Fermentation? Orlando Meats’ corned beef sandwich swaps sauerkraut for kimchi, a Korean pickled cabbage. “Says Hillis: “Kimchi is a different cabbage and has a different flavor profile, but otherwise kimchi and sauerkraut are very, very close.” The corned beef is pickled in-house, of course.
Hillis and his team have two other ventures going at the same time: Red Panda (Instagram
@redpandanoodle) is an Asian-themed pop-up restaurant that shows up roughly once a month outside local bars and serves several creative noodle dishes plus a composed salad and a dessert.
Separately, the culinarians hire themselves out as caterers to locals who want 18- to 20-course gourmet dinners for small groups served in their homes. “I adore incredibly overly indulgent Michelin behavior,” says Hillis, referring to the world-renowned Michelin restaurant guidebooks.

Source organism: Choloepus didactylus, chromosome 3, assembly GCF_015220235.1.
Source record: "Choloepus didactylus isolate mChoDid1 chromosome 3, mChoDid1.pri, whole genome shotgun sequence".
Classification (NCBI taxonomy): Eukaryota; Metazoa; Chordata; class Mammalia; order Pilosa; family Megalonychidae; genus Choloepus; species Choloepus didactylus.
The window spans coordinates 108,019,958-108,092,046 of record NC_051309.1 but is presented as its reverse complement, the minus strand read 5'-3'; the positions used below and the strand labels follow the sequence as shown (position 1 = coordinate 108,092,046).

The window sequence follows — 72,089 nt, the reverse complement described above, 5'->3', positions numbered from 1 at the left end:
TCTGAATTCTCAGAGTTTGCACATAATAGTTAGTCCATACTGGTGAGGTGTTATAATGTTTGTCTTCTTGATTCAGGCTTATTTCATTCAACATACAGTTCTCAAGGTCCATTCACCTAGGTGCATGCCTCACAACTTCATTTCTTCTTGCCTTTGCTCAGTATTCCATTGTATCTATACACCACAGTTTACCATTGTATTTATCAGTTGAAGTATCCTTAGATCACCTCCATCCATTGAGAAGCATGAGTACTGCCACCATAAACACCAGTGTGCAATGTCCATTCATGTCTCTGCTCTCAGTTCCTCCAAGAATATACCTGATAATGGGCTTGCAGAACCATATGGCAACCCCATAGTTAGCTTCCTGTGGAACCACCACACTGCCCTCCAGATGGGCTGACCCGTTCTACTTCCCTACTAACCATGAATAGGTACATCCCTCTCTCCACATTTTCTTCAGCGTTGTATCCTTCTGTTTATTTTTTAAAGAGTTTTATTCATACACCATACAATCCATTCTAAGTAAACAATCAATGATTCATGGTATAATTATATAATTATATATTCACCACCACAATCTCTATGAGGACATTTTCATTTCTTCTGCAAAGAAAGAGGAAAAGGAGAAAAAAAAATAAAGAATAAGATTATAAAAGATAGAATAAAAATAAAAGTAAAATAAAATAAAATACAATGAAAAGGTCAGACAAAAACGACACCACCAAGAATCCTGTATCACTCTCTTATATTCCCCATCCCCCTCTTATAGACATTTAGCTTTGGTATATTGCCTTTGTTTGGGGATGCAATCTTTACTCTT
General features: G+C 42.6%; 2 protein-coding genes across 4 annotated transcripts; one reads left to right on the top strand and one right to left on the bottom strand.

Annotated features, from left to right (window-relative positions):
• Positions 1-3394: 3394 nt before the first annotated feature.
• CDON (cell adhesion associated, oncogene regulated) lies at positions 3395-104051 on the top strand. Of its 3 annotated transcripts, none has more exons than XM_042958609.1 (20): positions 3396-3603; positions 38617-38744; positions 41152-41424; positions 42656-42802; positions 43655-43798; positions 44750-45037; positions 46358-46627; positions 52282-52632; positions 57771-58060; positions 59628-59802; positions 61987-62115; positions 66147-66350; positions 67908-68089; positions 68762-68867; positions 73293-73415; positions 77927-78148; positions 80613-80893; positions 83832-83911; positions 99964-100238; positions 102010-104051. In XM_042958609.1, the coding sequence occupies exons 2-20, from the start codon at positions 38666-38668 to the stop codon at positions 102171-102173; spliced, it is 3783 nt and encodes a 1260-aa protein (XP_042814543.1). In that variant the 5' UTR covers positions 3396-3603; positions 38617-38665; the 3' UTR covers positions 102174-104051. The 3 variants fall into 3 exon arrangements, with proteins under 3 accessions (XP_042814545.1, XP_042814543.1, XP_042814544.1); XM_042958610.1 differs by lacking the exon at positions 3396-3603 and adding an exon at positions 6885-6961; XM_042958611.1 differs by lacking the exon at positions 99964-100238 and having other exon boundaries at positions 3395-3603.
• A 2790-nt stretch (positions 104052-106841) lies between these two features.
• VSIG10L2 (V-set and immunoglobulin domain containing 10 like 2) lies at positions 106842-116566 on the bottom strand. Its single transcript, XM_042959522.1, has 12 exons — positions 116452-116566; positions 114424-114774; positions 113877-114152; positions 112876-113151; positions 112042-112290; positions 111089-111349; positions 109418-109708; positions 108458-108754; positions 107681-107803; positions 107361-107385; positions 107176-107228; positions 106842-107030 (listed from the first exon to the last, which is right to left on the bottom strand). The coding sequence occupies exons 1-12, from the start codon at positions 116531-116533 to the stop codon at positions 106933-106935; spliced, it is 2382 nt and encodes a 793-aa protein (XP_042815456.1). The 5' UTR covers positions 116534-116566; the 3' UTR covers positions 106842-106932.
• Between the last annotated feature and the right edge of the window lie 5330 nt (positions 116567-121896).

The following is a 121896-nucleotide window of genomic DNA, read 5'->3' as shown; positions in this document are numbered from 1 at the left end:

Well, I’ve run out of room for more food details. I’ll skip the fancifully presented corn dogs with mozzarella — containing gooey cheese and swirled sauces — which are better for photographing than for eating.
Ditto for the nice-enough chicken and waffles, although the chefs deserve kudos for the shredded brownie inside the waffle batter plus the French-style whipped cream on top.
Chicken pizza is an apt place to end. The personal-size pie is so spicy, thanks to an unusual Japanese curry, that I preferred it the next day, when the heat level had simmered down. The flattened chicken breast is battered, fried and coated in a chili oil and spice blend. Hillis likens the pizza crust to “an augmented focaccia.” I’ll be back for this as well as for the more traditional pizzas on the menu.
Orlando Meats’ chefs geek out on every detail and we get the benefit of their geekiness. We can stroll in, order at the counter and soon have a hot meal that seems simple but is really fancy-pants — if you know what goes into making it.
1035 Orlando Avenue, No. 105